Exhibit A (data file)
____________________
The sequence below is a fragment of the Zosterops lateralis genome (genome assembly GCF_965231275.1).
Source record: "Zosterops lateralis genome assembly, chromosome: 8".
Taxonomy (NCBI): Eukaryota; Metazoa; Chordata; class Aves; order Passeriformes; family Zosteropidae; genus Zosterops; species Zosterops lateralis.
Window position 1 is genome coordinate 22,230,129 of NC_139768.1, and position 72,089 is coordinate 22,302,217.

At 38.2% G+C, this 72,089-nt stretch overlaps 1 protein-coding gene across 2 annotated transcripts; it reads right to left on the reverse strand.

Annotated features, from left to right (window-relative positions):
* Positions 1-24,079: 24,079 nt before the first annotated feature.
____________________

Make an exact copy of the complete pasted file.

The sequence below is a fragment of the Zosterops lateralis genome (genome assembly GCF_965231275.1).
Source record: "Zosterops lateralis genome assembly, chromosome: 8".
Taxonomy (NCBI): Eukaryota; Metazoa; Chordata; class Aves; order Passeriformes; family Zosteropidae; genus Zosterops; species Zosterops lateralis.
Window position 1 is genome coordinate 22,230,129 of NC_139768.1, and position 72,089 is coordinate 22,302,217.

At 38.2% G+C, this 72,089-nt stretch overlaps 1 protein-coding gene across 2 annotated transcripts; it reads right to left on the reverse strand.

Annotated features, from left to right (window-relative positions):
* Positions 1-24,079: 24,079 nt before the first annotated feature.